When something snaps

June 04, 2006

Here is how defense attorney George Latimer put it at the court-martial:

"These are the experiences just before they go in: a number of reconnaissance and sweep and destroy missions, without ever seeing an enemy; losses of buddies by mines and snipers; never any security from death for it always came from unseen and unknown sources. ... You never knew when your number was up, and you never knew when the next step might cost you a leg or your life. ... Women and children operating with your enemy, being used to help destroy your unit. That enemy was lethal, but it could not be seen. This is the type of warfare that fans hatred against any enemy and anyone who can aid the enemy, and when the fight starts, it is too late to reason why."

The court was not swayed, and it convicted Mr. Latimer's client, Lt. William J. Calley Jr., of premeditated murder for his role in the massacre at the Vietnamese hamlet of My Lai on March 16, 1968.

Now, in another war, another criminal investigation is looking at the possibility that American fighting men murdered innocent civilians, this time in an Iraqi town called Haditha. At least one other incident is also under investigation. The same points that Mr. Latimer made have been raised again - and for good reason. Unrelenting stress and anxiety go without saying for soldiers in Iraq. The Marine unit that was in Haditha last November, when 24 civilians were killed, was on its third tour in Iraq and patrolling the implacably hostile Anbar province. In three years of fighting, Iraq has become a war with no end and no exit, much as Vietnam was.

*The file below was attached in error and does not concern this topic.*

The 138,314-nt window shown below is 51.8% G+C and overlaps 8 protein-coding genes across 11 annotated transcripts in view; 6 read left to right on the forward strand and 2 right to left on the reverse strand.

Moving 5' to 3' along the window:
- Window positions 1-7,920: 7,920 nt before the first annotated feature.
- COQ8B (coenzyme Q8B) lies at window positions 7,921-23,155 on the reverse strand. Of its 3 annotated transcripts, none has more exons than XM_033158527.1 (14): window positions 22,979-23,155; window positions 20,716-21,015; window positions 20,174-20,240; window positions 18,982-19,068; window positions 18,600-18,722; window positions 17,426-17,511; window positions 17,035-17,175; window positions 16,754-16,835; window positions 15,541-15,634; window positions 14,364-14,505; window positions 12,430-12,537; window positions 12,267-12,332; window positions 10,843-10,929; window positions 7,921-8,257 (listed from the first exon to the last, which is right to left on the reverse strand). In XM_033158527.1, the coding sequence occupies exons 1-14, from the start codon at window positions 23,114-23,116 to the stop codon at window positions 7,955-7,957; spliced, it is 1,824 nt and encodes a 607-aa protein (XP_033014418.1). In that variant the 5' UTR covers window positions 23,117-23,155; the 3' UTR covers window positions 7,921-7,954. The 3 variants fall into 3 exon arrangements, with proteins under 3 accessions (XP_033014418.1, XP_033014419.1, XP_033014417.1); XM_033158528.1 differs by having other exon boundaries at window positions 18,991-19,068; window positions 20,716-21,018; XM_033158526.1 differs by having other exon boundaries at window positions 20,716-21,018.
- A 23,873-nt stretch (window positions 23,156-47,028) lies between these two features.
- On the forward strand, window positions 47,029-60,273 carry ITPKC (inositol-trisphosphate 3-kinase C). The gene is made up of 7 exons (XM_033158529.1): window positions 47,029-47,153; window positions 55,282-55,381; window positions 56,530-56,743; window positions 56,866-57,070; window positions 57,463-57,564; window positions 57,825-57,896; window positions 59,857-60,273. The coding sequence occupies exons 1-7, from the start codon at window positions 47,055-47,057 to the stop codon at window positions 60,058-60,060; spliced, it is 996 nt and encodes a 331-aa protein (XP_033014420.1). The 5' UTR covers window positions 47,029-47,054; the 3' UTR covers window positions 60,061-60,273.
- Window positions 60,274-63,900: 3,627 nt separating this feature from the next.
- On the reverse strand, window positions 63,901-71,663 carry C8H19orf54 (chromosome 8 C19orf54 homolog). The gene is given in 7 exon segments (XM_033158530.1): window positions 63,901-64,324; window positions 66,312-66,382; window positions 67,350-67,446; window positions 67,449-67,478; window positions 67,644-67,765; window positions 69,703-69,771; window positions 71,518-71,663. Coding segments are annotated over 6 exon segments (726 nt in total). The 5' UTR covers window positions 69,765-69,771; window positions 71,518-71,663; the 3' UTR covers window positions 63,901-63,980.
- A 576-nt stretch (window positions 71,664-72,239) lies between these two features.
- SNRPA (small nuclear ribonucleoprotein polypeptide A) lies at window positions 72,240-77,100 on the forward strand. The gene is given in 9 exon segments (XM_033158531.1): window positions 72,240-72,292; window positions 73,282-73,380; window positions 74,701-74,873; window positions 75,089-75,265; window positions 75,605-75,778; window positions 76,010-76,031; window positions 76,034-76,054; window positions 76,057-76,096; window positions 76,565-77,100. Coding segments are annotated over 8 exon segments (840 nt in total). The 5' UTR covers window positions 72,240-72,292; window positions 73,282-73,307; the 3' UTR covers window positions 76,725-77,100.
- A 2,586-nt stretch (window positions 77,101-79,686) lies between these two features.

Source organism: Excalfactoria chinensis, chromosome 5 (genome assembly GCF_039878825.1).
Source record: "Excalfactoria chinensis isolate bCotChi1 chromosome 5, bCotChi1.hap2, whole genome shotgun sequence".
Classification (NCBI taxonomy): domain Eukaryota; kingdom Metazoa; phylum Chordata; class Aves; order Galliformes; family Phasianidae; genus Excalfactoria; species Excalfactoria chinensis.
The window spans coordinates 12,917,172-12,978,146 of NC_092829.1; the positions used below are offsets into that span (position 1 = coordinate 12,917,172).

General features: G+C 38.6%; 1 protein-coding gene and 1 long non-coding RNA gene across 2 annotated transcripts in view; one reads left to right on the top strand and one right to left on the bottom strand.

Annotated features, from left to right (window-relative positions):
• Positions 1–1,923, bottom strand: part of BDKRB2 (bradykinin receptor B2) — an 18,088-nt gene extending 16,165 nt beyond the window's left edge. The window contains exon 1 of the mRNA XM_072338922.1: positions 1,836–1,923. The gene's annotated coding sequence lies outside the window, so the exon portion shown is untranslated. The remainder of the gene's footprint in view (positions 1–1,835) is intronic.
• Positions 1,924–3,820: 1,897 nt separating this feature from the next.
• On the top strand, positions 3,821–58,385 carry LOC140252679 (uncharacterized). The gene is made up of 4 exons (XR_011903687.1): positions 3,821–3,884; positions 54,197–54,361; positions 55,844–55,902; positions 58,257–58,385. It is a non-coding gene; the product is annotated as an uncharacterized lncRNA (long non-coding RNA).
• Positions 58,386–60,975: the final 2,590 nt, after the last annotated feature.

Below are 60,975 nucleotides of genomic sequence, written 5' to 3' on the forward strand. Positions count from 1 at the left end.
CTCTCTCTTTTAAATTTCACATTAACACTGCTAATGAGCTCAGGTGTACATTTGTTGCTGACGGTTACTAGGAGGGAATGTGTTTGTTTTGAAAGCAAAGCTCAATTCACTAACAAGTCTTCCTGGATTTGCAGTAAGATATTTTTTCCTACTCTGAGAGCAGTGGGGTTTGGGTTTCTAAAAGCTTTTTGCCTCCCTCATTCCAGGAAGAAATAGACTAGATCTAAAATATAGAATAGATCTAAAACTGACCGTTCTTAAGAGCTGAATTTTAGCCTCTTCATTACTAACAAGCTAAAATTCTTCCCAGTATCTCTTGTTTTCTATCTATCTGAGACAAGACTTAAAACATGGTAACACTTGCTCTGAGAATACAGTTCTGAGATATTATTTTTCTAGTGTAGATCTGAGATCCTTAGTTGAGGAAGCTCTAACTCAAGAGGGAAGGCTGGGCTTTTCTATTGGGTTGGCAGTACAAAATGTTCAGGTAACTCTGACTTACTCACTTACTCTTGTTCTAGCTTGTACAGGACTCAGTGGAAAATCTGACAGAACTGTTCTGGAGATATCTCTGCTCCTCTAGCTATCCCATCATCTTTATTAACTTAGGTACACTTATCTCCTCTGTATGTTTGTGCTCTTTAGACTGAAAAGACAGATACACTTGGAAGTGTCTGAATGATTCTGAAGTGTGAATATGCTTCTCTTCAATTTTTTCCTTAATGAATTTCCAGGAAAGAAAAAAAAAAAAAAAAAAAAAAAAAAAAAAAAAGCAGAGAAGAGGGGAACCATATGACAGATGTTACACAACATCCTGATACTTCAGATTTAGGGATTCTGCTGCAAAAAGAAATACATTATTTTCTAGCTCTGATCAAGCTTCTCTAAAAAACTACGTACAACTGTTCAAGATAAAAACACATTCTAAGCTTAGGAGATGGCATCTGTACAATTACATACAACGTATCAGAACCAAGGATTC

Nothing excuses murder. War crimes are not inevitable. But no one should be surprised that they happen.

Haditha was not on the scale of My Lai, where as many as 500 villagers were killed over the course of an entire morning. The crimes at My Lai were compounded by an official cover-up (and the same may go for Haditha). Lieutenant Calley was the only man ever convicted in the My Lai case, and at the time, large majorities of Americans believed he had been unfairly singled out. Yet the news of My Lai worked its way into the national psyche; if people had ever believed that the war in Vietnam had been a noble or generous or just cause, My Lai testified to something quite different.

So far, the reaction to the Haditha killings has been muted, but maybe that's because Americans have already shed their illusions about Iraq. Most alarming has been the reaction among Iraqis themselves: They reportedly see Haditha as typical of American behavior in Iraq. Prime Minister Nouri al-Maliki shares this view. It may be exaggerated, it may be unfair - but it suggests that the United States has lost the battle for hearts and minds in the Middle East.

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